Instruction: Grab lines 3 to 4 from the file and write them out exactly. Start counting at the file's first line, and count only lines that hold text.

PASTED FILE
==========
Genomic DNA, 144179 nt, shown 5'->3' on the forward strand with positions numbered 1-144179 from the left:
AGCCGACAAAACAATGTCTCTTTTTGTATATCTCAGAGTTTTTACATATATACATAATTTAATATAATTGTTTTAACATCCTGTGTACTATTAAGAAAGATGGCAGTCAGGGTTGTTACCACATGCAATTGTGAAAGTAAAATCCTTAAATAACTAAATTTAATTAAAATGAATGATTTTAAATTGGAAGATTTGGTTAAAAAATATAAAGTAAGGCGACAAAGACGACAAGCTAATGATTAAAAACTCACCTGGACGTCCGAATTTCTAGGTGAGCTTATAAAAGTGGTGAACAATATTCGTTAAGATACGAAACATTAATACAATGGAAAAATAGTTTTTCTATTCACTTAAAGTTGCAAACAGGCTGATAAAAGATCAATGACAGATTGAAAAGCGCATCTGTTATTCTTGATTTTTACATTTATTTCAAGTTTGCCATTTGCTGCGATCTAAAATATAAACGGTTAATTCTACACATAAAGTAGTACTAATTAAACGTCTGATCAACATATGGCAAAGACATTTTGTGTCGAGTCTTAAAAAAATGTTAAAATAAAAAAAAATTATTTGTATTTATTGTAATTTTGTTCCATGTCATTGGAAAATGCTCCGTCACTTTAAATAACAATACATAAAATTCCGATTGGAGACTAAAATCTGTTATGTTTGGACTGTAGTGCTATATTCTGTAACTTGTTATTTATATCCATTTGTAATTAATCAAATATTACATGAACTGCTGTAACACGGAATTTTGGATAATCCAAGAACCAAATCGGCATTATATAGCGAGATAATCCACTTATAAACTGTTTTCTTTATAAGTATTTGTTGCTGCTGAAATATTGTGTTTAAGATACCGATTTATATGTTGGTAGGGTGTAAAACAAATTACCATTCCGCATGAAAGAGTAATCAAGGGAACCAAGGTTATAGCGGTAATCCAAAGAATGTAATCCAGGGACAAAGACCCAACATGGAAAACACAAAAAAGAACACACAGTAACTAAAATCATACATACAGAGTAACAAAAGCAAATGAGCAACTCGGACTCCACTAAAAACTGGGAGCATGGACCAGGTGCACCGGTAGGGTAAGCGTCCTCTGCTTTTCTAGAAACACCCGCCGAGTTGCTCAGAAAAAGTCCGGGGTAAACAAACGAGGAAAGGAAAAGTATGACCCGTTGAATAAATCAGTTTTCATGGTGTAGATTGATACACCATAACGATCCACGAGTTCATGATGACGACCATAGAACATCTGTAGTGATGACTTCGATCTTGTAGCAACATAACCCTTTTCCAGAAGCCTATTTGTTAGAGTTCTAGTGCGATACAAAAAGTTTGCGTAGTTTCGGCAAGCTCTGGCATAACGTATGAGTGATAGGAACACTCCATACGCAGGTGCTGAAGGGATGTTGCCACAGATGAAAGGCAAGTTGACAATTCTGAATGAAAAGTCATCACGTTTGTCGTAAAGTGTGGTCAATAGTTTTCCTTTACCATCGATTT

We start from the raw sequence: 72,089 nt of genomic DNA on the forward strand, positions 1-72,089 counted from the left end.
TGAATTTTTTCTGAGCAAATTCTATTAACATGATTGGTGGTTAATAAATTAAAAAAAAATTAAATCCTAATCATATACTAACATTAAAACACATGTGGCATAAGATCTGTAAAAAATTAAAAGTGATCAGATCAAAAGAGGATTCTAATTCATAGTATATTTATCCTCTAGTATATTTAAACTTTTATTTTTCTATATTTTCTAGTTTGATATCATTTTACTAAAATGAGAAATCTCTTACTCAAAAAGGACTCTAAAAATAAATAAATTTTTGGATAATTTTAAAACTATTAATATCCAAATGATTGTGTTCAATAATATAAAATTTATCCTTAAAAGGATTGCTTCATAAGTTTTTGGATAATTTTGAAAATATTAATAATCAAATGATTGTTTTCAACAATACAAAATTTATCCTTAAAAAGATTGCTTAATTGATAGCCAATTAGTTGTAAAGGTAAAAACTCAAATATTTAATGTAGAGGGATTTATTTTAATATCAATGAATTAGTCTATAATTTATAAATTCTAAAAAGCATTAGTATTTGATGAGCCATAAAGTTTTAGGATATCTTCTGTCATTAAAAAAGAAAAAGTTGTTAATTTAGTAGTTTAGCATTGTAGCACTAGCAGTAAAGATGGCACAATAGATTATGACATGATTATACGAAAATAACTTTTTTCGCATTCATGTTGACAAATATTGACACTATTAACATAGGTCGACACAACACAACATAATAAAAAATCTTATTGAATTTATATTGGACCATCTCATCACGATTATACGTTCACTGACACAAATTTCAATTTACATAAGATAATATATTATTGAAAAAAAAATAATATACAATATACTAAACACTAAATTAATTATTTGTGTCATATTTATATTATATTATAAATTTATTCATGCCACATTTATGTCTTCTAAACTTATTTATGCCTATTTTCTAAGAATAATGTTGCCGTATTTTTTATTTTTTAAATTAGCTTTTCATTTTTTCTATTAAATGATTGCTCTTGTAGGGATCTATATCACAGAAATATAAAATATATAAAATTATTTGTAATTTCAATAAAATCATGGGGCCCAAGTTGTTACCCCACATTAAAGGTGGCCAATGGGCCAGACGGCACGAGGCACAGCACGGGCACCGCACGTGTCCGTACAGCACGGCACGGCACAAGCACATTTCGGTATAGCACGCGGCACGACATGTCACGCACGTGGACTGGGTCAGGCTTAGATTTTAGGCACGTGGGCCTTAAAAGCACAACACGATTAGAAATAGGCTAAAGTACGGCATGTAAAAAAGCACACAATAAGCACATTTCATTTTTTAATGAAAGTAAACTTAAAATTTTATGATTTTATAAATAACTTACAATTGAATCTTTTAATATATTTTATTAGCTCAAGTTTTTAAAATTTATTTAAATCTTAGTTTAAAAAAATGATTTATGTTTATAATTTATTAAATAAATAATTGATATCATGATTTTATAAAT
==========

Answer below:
We start from the raw sequence: 72,089 nt of genomic DNA on the forward strand, positions 1-72,089 counted from the left end.
TGAATTTTTTCTGAGCAAATTCTATTAACATGATTGGTGGTTAATAAATTAAAAAAAAATTAAATCCTAATCATATACTAACATTAAAACACATGTGGCATAAGATCTGTAAAAAATTAAAAGTGATCAGATCAAAAGAGGATTCTAATTCATAGTATATTTATCCTCTAGTATATTTAAACTTTTATTTTTCTATATTTTCTAGTTTGATATCATTTTACTAAAATGAGAAATCTCTTACTCAAAAAGGACTCTAAAAATAAATAAATTTTTGGATAATTTTAAAACTATTAATATCCAAATGATTGTGTTCAATAATATAAAATTTATCCTTAAAAGGATTGCTTCATAAGTTTTTGGATAATTTTGAAAATATTAATAATCAAATGATTGTTTTCAACAATACAAAATTTATCCTTAAAAAGATTGCTTAATTGATAGCCAATTAGTTGTAAAGGTAAAAACTCAAATATTTAATGTAGAGGGATTTATTTTAATATCAATGAATTAGTCTATAATTTATAAATTCTAAAAAGCATTAGTATTTGATGAGCCATAAAGTTTTAGGATATCTTCTGTCATTAAAAAAGAAAAAGTTGTTAATTTAGTAGTTTAGCATTGTAGCACTAGCAGTAAAGATGGCACAATAGATTATGACATGATTATACGAAAATAACTTTTTTCGCATTCATGTTGACAAATATTGACACTATTAACATAGGTCGACACAACACAACATAATAAAAAATCTTATTGAATTTATATTGGACCATCTCATCACGATTATACGTTCACTGACACAAATTTCAATTTACATAAGATAATATATTATTGAAAAAAAAATAATATACAATATACTAAACACTAAATTAATTATTTGTGTCATATTTATATTATATTATAAATTTATTCATGCCACATTTATGTCTTCTAAACTTATTTATGCCTATTTTCTAAGAATAATGTTGCCGTATTTTTTATTTTTTAAATTAGCTTTTCATTTTTTCTATTAAATGATTGCTCTTGTAGGGATCTATATCACAGAAATATAAAATATATAAAATTATTTGTAATTTCAATAAAATCATGGGGCCCAAGTTGTTACCCCACATTAAAGGTGGCCAATGGGCCAGACGGCACGAGGCACAGCACGGGCACCGCACGTGTCCGTACAGCACGGCACGGCACAAGCACATTTCGGTATAGCACGCGGCACGACATGTCACGCACGTGGACTGGGTCAGGCTTAGATTTTAGGCACGTGGGCCTTAAAAGCACAACACGATTAGAAATAGGCTAAAGTACGGCATGTAAAAAAGCACACAATAAGCACATTTCATTTTTTAATGAAAGTAAACTTAAAATTTTATGATTTTATAAATAACTTACAATTGAATCTTTTAATATATTTTATTAGCTCAAGTTTTTAAAATTTATTTAAATCTTAGTTTAAAAAAATGATTTATGTTTATAATTTATTAAATAAATAATTGATATCATGATTTTATAAAT